Young Queen Margot finds herself trapped in an arranged marriage amidst a religious war between Catholics and Protestants. She hopes to escape with a new lover, but finds herself imprisoned by her powerful and ruthless family.
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The night of August 24, 1572, is known as the Massacre of St. Bartholomew. In France a religious war is raging. In order to impose peace a forced wedding is arranged between Margot de Valois, sister of the immature Catholic King Charles IX, and the Hugenot King Henri of Navarre. Catherine of Medici maintains her behind-the-scenes power by ordering assaults, poisonings, and instigations to incest. Written by
Oliver 'Asana' Duex <email@example.com>
The scene between Margot and La Mole, where they stand outdoors wrapped in nothing but a red cloak, was included for the American release even though it had not appeared in the original cut. The American distributors had insisted on the relationship between the two characters being more substantial (the romance was to become the focal point for the American marketing campaign). See more »
La Mole is shot in the legs and the wounds and bloodstains are visible as he goes to execution. But when Margot views his semi-naked corpse, his legs are unmarked. See more »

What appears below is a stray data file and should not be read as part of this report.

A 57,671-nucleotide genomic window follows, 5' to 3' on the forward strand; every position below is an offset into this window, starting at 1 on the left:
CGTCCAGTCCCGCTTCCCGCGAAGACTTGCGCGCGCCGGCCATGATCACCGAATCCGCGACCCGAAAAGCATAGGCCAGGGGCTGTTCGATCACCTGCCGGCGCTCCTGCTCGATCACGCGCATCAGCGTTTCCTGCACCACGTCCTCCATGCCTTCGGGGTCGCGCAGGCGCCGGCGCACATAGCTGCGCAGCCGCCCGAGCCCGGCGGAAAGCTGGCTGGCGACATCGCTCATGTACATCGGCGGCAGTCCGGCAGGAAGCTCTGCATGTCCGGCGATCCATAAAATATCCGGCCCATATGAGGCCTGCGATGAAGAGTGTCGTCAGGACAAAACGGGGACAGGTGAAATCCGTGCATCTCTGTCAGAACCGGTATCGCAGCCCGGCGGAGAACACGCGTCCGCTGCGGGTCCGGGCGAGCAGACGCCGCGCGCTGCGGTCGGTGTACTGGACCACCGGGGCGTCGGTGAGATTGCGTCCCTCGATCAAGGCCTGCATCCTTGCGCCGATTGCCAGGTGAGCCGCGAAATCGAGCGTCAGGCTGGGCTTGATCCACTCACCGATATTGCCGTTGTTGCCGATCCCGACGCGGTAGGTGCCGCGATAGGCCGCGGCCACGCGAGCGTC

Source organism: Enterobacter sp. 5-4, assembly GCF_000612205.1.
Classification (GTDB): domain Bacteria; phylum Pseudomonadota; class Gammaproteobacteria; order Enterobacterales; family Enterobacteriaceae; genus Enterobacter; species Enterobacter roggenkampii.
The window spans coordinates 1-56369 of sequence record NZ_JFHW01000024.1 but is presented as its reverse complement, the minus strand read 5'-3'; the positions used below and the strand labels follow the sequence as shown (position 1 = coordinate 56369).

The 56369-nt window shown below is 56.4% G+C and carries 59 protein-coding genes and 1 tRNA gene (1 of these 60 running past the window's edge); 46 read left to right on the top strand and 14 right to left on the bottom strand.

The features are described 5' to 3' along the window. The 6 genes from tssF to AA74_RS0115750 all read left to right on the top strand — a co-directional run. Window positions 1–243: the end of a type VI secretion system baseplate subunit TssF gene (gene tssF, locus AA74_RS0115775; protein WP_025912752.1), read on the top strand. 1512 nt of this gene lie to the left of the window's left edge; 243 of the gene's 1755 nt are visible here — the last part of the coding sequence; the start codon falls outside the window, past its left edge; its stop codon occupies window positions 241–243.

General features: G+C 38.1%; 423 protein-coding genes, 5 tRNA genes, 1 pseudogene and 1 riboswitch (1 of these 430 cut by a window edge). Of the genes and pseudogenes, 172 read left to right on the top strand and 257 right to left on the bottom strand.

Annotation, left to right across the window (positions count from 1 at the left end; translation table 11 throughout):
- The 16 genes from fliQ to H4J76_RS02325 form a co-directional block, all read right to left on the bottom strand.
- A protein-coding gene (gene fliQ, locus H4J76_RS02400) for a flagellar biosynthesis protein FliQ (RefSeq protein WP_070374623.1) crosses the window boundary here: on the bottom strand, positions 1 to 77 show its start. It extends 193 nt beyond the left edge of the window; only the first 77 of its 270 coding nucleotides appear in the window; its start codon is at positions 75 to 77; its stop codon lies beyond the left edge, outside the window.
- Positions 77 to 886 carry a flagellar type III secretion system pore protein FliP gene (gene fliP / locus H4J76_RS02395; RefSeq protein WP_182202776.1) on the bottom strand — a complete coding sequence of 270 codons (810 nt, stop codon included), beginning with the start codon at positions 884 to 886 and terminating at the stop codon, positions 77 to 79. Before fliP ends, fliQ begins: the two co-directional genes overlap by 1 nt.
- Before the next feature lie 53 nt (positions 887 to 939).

You smelt of jasmine that morning. I thought: maybe she's ugly under her mask. Or disfigured. But it didn't matter. You wouldn't let me kiss you.
I thought, she's even lonelier than me. She loves as though she is seeking revenge.
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Historic epics don't come more epic than this effort from France. It isn't done justice on the small screen, but in the cinema, one can really appreciate the monumental scale of this film. Its source is the novel by Alexandre Dumas about historical events in 16th Century Paris, concerning the Catholic monarchy's attempts to remove the threat of the Huguenot Protestants, culminating in the St Bartholemew's Day massacre of the Heguenots in 1572. In particular, the film focuses on the exploitation of Margot, the sister of the King of France, by her mother Catherine di Medici (the real power behind the throne)to achieve these ends.
Make no mistakes, this film is bathed in blood. The aftermath of the massacre is particularly hard to swallow. However, the caliber of film making here is suburb. The production is quite stunning, in particular Moidel Bickel's excellent costumes. Verna Lisi, as Catherine di Medici, is in top form, cool and magnificent as the power broker Queen Mother. Isabelle Adjani, France's answer to Meryl Streep, has the most wonderful and expressive face, with enormous eyes that radiate the emotions of this complex character.
This film is long, tough going and (shock/horror) it has subtitles! Don't be so easily put off, as this is a film truly worth seeing.
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